When compared to the cost of buying all the necessary groceries at the store, EveryPlate clocks in at around $2 more per serving. If you were to pick one of the plans with servings for four, it would be more like $1 more. So, it's pretty much a wash.
At the end of the day, it's convenience you're paying a little extra for. But if you choose a budget-friendly service such as EveryPlate or Dinnerly, that little extra turns out to be barely anything at all.
What about the environmental cost, packaging and waste?
There's no doubt that meal kit services use more plastic than if you buy your own groceries. That said, the cheaper services have found ways to cut costs. In many cases, that means using less packaging.
EveryPlate, for instance, is one of the most eco-friendly services I've tried. The company puts all its produce and other ingredients in a single cardboard box, whereas others individually package each ingredient, creating more waste. Most of the packaging, including the cooler box and ice packs are curbside recyclable.
On the flip side, since meal kits generally give you exactly what you need for each meal and no more, you're less likely to have food waste. Who hasn't thrown out those last few ounces from a tub of sour cream or a couple of scallions you couldn't find a use for before they wilted away?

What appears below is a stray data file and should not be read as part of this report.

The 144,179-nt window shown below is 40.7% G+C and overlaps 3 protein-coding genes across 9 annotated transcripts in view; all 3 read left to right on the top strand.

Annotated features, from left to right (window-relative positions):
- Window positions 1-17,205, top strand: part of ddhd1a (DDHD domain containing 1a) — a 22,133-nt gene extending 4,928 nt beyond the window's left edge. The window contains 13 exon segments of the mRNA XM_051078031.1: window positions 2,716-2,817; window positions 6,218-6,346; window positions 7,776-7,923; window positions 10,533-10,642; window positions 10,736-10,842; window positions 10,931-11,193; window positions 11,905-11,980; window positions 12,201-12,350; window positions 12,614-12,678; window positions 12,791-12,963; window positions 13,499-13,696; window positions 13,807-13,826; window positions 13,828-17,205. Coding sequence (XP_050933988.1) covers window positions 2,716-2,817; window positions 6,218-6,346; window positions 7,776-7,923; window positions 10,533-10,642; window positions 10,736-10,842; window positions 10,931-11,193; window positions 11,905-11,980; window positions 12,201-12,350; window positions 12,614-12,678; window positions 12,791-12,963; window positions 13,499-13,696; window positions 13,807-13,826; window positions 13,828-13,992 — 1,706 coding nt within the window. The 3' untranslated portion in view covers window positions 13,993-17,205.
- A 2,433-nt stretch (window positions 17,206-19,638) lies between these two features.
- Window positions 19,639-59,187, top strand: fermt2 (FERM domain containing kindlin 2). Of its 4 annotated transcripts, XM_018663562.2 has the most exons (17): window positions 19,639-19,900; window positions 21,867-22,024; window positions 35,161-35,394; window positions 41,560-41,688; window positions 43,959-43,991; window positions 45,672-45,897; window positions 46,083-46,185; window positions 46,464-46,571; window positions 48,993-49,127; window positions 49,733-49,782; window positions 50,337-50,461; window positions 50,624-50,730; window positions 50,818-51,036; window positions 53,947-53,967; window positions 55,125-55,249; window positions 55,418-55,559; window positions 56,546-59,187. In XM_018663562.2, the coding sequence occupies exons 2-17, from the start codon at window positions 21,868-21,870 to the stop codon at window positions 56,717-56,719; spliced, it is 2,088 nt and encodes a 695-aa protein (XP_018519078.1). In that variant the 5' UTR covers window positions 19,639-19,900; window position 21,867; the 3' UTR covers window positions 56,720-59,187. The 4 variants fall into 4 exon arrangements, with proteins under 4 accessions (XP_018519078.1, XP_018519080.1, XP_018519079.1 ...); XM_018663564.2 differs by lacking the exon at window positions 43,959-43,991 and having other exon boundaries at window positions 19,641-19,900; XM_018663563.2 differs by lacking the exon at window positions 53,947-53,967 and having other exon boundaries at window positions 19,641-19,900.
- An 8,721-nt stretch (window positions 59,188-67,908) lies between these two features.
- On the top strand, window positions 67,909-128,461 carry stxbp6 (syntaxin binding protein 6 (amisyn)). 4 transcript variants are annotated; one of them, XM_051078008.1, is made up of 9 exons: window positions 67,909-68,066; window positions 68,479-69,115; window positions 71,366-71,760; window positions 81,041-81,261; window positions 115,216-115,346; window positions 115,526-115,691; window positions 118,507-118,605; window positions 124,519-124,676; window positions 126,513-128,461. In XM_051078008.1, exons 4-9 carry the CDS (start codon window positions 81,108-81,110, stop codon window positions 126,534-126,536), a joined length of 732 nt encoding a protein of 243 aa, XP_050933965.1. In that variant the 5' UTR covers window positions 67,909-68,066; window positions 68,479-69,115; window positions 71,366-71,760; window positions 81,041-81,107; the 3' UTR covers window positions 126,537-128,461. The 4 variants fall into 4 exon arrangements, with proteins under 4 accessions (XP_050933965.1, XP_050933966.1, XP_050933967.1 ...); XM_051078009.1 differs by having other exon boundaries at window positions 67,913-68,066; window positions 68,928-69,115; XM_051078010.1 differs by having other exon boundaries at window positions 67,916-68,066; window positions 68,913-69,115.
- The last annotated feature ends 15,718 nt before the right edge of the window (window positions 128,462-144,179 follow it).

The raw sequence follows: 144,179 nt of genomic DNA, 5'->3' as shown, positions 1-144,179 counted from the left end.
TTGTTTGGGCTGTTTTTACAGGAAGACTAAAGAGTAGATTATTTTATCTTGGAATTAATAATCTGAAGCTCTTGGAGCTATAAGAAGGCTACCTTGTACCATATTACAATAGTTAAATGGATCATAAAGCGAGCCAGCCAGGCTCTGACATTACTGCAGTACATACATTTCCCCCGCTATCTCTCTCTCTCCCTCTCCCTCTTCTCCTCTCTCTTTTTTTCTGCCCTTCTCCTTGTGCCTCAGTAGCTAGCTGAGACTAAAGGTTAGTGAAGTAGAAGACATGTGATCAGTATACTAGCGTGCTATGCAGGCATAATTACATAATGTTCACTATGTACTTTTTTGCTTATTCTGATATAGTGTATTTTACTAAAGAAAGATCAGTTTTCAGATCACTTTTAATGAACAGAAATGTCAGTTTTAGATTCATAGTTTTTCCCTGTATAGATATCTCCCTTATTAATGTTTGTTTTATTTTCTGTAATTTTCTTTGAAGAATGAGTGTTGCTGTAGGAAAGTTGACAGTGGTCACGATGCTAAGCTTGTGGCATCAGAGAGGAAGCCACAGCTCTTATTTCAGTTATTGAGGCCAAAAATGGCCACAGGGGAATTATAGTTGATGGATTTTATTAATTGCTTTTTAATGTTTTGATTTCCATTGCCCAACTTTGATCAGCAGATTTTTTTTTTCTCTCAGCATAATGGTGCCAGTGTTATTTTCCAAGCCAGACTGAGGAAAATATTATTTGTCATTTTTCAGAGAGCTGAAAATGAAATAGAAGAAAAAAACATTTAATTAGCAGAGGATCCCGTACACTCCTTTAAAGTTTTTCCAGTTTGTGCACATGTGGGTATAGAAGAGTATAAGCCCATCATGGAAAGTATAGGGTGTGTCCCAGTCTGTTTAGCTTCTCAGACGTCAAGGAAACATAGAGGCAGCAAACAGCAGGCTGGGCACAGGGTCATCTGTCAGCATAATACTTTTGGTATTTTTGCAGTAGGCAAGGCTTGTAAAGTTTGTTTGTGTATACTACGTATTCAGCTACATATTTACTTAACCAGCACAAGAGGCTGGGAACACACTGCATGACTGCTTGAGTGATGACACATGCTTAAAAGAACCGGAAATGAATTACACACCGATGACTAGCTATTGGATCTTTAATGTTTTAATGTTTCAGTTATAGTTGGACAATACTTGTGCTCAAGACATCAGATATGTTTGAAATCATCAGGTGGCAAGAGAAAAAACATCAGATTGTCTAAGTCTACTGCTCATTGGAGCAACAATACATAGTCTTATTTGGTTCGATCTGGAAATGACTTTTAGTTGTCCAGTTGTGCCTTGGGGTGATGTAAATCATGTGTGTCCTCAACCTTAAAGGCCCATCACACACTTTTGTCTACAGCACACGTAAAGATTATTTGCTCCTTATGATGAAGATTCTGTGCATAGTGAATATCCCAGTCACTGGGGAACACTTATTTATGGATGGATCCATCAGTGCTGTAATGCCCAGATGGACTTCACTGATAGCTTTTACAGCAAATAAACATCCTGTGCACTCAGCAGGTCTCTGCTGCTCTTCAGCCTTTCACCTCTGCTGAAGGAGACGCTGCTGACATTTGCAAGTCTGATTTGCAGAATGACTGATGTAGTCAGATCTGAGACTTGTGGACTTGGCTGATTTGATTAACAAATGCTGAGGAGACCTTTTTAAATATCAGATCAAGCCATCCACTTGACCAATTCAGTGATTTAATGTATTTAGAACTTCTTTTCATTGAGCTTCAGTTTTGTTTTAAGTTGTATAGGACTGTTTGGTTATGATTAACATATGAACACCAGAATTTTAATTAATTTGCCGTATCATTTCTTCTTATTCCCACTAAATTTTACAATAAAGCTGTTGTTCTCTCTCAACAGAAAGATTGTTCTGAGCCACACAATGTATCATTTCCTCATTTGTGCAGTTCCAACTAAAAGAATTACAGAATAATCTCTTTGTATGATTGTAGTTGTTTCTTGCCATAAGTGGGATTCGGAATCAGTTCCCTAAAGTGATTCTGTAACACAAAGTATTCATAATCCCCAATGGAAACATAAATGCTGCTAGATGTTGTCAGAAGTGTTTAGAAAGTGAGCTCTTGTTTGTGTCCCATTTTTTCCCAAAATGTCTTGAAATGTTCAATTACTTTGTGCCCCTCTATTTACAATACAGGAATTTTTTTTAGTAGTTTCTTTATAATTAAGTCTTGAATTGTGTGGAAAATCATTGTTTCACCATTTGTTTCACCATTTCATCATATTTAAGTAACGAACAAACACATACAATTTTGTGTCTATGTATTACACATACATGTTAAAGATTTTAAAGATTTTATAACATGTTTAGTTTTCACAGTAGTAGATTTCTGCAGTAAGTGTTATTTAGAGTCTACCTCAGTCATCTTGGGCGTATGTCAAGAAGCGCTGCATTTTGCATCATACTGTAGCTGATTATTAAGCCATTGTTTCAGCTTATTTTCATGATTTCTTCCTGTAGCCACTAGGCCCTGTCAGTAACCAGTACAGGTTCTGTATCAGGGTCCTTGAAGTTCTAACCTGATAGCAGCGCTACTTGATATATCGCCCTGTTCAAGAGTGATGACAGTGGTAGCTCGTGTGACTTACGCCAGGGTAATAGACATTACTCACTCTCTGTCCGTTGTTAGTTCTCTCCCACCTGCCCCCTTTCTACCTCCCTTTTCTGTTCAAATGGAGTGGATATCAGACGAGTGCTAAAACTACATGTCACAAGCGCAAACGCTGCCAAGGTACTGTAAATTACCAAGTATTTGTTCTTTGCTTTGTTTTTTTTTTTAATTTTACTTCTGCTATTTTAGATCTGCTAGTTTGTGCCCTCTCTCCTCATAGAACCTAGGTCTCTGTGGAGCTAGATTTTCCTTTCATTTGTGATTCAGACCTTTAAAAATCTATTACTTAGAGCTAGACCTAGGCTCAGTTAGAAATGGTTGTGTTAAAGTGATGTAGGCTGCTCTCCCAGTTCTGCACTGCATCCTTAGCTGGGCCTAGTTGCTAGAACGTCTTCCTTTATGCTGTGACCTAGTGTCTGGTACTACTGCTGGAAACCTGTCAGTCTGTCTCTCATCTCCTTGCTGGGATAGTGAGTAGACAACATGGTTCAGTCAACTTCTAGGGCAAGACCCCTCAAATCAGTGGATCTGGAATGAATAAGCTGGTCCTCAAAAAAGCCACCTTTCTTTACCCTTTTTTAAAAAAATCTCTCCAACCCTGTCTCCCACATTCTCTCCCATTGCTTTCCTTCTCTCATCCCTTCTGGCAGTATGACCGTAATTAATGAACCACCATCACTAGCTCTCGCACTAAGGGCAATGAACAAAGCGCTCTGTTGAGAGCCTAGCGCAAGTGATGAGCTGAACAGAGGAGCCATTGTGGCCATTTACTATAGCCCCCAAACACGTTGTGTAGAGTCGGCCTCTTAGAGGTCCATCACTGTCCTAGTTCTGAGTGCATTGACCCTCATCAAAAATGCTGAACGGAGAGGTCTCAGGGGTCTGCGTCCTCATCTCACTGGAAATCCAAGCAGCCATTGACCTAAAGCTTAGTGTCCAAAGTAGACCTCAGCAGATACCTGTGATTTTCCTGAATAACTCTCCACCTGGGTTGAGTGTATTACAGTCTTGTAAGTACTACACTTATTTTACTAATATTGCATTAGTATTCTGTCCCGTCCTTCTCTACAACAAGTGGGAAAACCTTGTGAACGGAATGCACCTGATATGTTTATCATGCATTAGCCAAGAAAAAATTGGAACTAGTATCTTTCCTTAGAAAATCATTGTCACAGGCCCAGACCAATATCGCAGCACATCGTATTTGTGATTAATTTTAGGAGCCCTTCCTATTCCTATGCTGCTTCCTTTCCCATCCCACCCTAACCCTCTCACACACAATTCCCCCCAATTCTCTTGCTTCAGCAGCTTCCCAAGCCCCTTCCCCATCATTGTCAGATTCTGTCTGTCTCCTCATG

What about other meal kit services?
EveryPlate is the cheapest meal kit service, along withThe most expensive outfits -- , and -- cost closer to $10 or $13 a serving. The added cost is generally due to premium ingredients like grass-fed beef and organic produce. With those, you're going to find a bigger delta between the meal kit cost and what it would cost to make the meal at home. Services like , and fall somewhere in the middle with meal kits ranging from around $8 and $10 a serving.
Not interested in cooking at all? I tested all the top players to find the.
Even more money-saving intel
The information contained in this article is for educational and informational purposes only and is not intended as health or medical advice. Always consult a physician or other qualified health provider regarding any questions you may have about a medical condition or health objectives.